- The RTD beverage aisle in closeout stores provides valuable intel regarding product launch failures.
- World circumstances have led to great opportunities for enjoyable, affordable functional beverages.
- Brands should focus on creating a unique value proposition versus struggling to find a new ingredient.
Everyone likes to emulate and learn from the success stories in product development—the ones that made it big and struck it rich. But learning from failure is important, too. Because for every success story in ready-to-drink (RTD) beverages, a dozen struggled to turn a profit. In the internet age, products developed with great fanfare all too often disappear into oblivion within a couple years. And whatever happened to (insert the name of that drink)? Fortunately, there’s a place to see what’s ready to fall off the edge of the world.
In almost every decent-sized town and city, a closeout grocery market offers expired and overstock goods that couldn’t be sold in the primary markets. The RTD beverage aisle in closeout stores is prominent, due to its large size and great selection of drinks that no one else wanted when they were fresh. I call it the aisle of failure. This place is fascinating, because each bottle tells its own story—with its dusty caps and sedimented bottoms, its past-expiration dates, and prices marked down to a dollar or less. Their stories are about the superfruit that never really was, about the outdated formulas that ignored consumer trends and basic concepts of functional drinks. Their stories tell a lot about consumers, who are both less intelligent and smarter than is often realized.
On these shelves is a university of education for a product developer in how to keep products away from their final oblivion:
Help with life’s real issues
Today’s peri-COVID world is tiring and stressful, and that’s before turning on the TV or scrolling through one’s social media feed. Fewer people than ever have the disposable income to take a vacation or buy their next house. So, $3 for a temporary indulgence has become the Calgon bubble bath of the 2020s. The current demand has never been greater for more energy and less stress, filling in nutritional gaps, or just something satisfying that seems healthy. Today more than ever, for better or worse, enjoyment often comes in a bottle or can.
Minimize sugar and “junk”
Sure, sugar tastes good. (Really good). And it secretly wants to kill us softly with its song. And consumers, now accustomed to the taste of noncaloric sweeteners, are increasingly willing to sacrifice a little bit of that authentic sugary flavor for what they perceive as a real benefit. (And did I mention, health is top of mind now?)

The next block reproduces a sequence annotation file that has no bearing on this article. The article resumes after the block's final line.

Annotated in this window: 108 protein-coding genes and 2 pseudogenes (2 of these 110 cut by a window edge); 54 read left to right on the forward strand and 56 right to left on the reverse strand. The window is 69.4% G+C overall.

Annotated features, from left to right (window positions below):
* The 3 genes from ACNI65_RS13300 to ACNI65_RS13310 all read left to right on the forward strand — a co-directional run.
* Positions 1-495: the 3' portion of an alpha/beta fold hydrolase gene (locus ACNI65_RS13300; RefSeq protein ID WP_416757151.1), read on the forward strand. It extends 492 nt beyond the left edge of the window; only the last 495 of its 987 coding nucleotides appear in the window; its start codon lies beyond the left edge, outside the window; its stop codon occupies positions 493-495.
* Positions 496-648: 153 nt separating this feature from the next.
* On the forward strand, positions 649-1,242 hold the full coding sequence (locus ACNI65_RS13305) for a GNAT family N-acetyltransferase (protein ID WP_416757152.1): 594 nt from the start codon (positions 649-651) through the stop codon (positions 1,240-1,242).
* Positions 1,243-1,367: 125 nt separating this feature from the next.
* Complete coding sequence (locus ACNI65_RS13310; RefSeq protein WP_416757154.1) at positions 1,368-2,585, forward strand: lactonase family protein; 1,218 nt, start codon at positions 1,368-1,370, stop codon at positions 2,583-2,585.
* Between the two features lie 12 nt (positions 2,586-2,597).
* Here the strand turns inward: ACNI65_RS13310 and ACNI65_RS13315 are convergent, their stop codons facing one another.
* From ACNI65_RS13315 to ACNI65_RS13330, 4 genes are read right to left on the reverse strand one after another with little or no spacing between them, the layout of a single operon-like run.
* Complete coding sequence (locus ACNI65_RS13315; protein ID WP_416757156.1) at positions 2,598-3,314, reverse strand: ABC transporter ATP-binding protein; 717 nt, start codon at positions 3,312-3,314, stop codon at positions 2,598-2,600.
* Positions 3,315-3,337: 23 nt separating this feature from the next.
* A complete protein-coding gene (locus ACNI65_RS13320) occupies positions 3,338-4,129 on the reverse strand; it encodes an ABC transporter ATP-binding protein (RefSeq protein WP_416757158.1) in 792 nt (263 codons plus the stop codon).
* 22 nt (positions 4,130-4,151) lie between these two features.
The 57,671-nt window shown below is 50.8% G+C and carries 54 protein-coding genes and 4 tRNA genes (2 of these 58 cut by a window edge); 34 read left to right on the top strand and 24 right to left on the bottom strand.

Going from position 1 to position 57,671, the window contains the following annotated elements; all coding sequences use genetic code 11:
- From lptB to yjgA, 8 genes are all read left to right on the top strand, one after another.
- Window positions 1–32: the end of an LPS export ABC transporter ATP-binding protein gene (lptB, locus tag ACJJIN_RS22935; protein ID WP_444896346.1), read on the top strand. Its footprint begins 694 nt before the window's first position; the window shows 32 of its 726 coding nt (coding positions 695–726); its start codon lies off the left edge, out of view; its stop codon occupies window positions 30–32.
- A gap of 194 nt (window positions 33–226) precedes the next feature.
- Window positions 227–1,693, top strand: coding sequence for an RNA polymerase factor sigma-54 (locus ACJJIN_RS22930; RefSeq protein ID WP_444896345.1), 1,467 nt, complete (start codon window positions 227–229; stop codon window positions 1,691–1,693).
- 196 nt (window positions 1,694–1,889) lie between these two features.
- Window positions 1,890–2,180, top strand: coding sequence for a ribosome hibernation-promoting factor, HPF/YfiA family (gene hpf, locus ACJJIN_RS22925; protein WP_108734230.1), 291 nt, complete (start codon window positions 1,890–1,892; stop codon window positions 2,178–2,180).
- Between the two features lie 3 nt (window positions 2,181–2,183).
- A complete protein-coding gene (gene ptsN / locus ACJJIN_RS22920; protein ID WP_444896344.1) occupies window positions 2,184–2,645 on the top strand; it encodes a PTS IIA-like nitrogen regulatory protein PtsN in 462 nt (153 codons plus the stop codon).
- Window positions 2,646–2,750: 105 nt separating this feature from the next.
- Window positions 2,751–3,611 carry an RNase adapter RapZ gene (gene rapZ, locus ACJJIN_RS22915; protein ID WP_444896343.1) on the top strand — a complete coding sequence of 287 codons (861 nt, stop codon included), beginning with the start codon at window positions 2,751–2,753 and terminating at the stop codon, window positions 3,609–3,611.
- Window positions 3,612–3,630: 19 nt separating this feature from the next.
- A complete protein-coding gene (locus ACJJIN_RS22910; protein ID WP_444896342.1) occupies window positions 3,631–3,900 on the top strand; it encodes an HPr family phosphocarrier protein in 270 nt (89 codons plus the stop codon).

Then there’s “junk,” which like beauty, is in the eye of the beholder. It’s always interesting to see each brand’s unique take on what junk means to them. But looking at a population of products in a category, repeated definitions of junk emerge, which must mean something—at least in terms of anticipated demand. The junk ingredients have funny or chemical-sounding names, and don’t state the ingredient’s natural source or purpose. At the same time, the “not junk” ingredients are typically from plants, and are often called “organic,” whatever that means in reality. Whether one agrees with the meaning of junk ingredients, it’s fair to say that in general, natural, plant-based is better. (Although isn’t sugar from a plant too? But I digress.)
Meaningfully different, yet familiar
The drink market is crowded and challenging. Sure, a brand could launch another me-too flavored water with antioxidants, but turning a profit on knockoffs requires brute strength, patient investors and a lot of luck. Meeting high-demand and up-trending needs in a new and meaningful way is the holy grail, and hitting on this combination requires a mix of familiar yet different. And still, what’s different needs to be meaningful to the consumer, and provide a clear benefit that competitors have difficulty offering.
Natural ingredients with a simple, science-based story
Imagine for a moment a new superfruit called the bubbleberry—claimed to have magical antioxidant powers. Plenty of superfruits have come and gone whose long-term value didn’t live up to their hype. Some critical questions on “hero” ingredients like the bubbleberry should be answered before their promise is burst. Namely, why should consumers care about the bubbleberry? What are its benefits, and will it make the consumer feel good about their purchase? Does the science support its claims, much less its safety for all types of people? And especially, where on Earth is this magical berry grown and processed, how is it grown and processed, and by whom?
The past few decades have brought a number of safe, clinically proven ingredients to choose from, and suppliers who have dedicated their entire business to developing them. There’s no need to find the next bubbleberry when options already exist with validated science, benefits and safety.
Avoiding the shelf of product oblivion means learning from the textbook of product failures, and understanding the rapidly changing needs of the current consumer. Let’s not forget the lessons history had to teach us—especially at the end of a product’s lifespan.
Blake Ebersole has led several botanical quality initiatives and formed collaborations with dozens of universities and research centers. As president of NaturPro Scientific, he established quality compliance and product development services for supplements and ingredients such as ID Verified. Follow Ebersole on Twitter at @NaturalBlake.